And before long, the workers began to develop horrifying health conditions. “There was one woman who the dentist went to pull a tooth and he pulled her entire jaw out when he did it,” explained Deborah Blum, author of The Poisoner’s Handbook. “Their legs broke underneath them. Their spines collapsed.”
Sadly, many of the so-called Radium Girls died young as U.S. Radium Corp tried to dodge responsibility.
Ketchup Was Once Sold As Medicine
For some, ketchup is a miracle condiment that improves everything it touches. For 19th-century doctor John Cooke Bennet, it was a powerful concoction that could cure a number of common ailments.
According to Ripley’s, Bennet was the first to add tomatoes to ketchup in 1834, which had previously contained a mix of fish and mushrooms. He claimed that his antioxidant-rich sauce could cure diarrhea, indigestion, jaundice, and rheumatism.
Bennet even encouraged the production and sale of tomato pills. However the proliferation of copycat pills — mostly laxatives — led the industry to collapse by 1850.
The World’s Oldest Known Temple Suggests That Early Humans Developed Religion Before Agriculture
Between 11,000 and 12,000 years ago, early humans descended on a site in present-day Turkey and started to build a temple. But the passing centuries obscured their work — and the meaning behind it.
In fact, it wasn’t until 1994 that anyone stumbled across the so-called Gobekli Tepe, which is Turkish for “belly hill.” Then, archeologists were stunned to find a sprawling ancient temple so old that it predates Stonehenge by 6,000 years.
To date, historians aren’t sure why early humans built Gobekli Tepe. But many believe that its mere existence changes our popular understanding of human history — and suggests that organized religion came before the development of agriculture, instead of the other way around. Either way, Gobekli Tepe has more than earned its place on any list of fun facts about history.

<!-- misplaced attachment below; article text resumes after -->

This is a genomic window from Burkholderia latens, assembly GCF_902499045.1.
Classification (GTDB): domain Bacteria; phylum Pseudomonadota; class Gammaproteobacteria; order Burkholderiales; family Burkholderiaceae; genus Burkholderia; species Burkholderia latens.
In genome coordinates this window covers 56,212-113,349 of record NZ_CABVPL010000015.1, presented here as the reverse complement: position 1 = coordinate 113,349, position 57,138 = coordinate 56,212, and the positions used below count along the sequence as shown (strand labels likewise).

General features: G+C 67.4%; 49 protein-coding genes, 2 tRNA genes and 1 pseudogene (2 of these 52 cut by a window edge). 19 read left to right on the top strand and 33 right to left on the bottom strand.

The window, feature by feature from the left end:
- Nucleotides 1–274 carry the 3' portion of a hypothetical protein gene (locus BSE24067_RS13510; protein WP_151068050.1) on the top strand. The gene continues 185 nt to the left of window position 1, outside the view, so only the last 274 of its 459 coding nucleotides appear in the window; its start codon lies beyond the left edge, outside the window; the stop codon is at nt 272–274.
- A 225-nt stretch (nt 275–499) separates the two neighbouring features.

A Slave-Turned-Spy Helped The U.S. Win The Revolutionary War — But Was Still Denied His Freedom Afterward
Revolutionary War heroes like George Washington or Paul Revere are well-known. But a slave named James Armistead played a crucial — if overlooked — part in securing the American victory.
During the war, Armistead was sent by the Marquis de Lafayette to infiltrate the British ranks as a spy. Since the British had offered American slaves freedom if they switched sides, no one questioned Armistead’s presence. And no one guessed that Armistead could understand all the maps British soldiers left lying around, because they incorrectly assumed that a Black man wouldn’t be able to read.
Slowly, Armistead fed intelligence to Lafayette and Washington. His insights helped them win the Battle of Yorktown — and the entire war. But after the Americans won their freedom, Armistead was denied his.
It took petitions by both Armistead’s owner and Lafayette himself for Armistead to finally be freed in 1787.
The Great-Grandson Of John D. Rockefeller Was Likely Captured, Beheaded, And Eaten By Tribespeople In New Guinea
On Nov. 19, 1961, the great-grandson of the richest American who ever lived, John D. Rockefeller, vanished without a trace. Michael Rockefeller disappeared off the coast of Dutch New Guinea — but that was just the beginning.
Fascinated with different cultures and hoping to acquire native art, Rockefeller had visited Dutch New Guinea before. But after his boat capsized in 1961, he was never heard from again.
After an intensive search, Dutch authorities declared that Rockefeller had drowned. But decades later, a different story emerged.
According to indigenous tribes on the island — who long held their silence because they feared reprisals — Rockefeller had been killed. A tribe had cut off his head, eaten his flesh, used his bones for weapons, and doused themselves in his blood as part of a religious ceremony.
Cleopatra Was Known For Her Intelligence And Could Speak 12 Languages
Cleopatra is best known for her purported beauty and dramatic death. But the last Egyptian pharaoh was also known for her intelligence.
During her life, Cleopatra learned to speak up to 12 languages. Perhaps most impressive, she learned to speak Egyptian — something her Macedonian ancestors had never bothered with. In addition, Cleopatra could speak Greek, Latin, and Hebrew.
Although Roman and Greek historians tended to focus on Cleopatra’s powers of seduction, she possessed strength and intelligence that made her an effective ruler. To this day, these elements often don’t surface in lists of fun history facts about this incredible ruler.